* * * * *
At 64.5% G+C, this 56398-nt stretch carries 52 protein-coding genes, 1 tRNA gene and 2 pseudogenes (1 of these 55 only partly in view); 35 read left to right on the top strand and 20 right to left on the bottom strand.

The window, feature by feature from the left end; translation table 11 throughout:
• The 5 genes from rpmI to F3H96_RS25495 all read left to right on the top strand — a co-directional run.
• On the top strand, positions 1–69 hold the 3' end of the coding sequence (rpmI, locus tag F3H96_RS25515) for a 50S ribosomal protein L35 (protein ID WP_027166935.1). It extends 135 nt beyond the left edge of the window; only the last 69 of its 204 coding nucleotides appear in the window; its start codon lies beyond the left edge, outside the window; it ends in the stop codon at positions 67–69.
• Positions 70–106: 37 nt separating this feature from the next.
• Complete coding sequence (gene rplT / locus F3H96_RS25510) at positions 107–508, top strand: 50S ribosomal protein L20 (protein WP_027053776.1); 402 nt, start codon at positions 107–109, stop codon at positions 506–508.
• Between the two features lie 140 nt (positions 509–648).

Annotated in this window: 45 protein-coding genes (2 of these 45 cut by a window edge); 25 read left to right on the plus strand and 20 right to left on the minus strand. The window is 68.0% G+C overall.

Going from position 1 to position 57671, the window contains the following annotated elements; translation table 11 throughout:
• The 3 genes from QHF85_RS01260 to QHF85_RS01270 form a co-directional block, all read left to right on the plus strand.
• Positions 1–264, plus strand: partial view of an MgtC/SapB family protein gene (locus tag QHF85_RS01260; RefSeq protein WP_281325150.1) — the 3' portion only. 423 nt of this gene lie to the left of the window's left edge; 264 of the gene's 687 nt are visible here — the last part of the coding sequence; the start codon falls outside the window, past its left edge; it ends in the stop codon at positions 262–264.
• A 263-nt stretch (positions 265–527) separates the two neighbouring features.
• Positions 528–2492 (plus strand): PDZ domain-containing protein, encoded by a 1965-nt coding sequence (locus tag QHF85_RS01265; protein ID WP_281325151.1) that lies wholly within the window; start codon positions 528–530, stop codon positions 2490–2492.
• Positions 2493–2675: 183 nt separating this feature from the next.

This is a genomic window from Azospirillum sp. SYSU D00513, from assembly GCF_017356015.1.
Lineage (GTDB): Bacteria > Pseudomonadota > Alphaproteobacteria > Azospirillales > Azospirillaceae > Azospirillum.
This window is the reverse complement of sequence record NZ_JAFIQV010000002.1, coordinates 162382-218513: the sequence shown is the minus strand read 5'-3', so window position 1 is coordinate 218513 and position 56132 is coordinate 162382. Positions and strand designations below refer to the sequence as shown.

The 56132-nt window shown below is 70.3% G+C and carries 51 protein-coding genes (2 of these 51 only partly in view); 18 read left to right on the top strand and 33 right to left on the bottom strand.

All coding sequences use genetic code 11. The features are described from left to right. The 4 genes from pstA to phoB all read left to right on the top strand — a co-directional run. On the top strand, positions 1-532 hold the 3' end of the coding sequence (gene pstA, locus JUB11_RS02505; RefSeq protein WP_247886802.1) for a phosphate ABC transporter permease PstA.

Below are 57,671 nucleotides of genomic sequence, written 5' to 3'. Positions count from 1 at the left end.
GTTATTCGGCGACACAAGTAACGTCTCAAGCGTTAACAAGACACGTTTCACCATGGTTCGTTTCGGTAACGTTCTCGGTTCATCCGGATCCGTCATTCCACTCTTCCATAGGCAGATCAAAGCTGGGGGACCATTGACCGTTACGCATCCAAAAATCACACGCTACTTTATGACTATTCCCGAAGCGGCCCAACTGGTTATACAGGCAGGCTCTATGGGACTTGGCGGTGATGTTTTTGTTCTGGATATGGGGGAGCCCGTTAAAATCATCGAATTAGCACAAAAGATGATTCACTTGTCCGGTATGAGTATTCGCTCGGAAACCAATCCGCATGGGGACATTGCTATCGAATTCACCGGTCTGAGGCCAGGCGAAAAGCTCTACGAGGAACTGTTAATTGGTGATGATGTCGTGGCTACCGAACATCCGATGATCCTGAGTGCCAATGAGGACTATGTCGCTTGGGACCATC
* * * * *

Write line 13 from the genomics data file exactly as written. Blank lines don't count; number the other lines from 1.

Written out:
• Positions 528–2492 (plus strand): PDZ domain-containing protein, encoded by a 1965-nt coding sequence (locus tag QHF85_RS01265; protein ID WP_281325151.1) that lies wholly within the window; start codon positions 528–530, stop codon positions 2490–2492.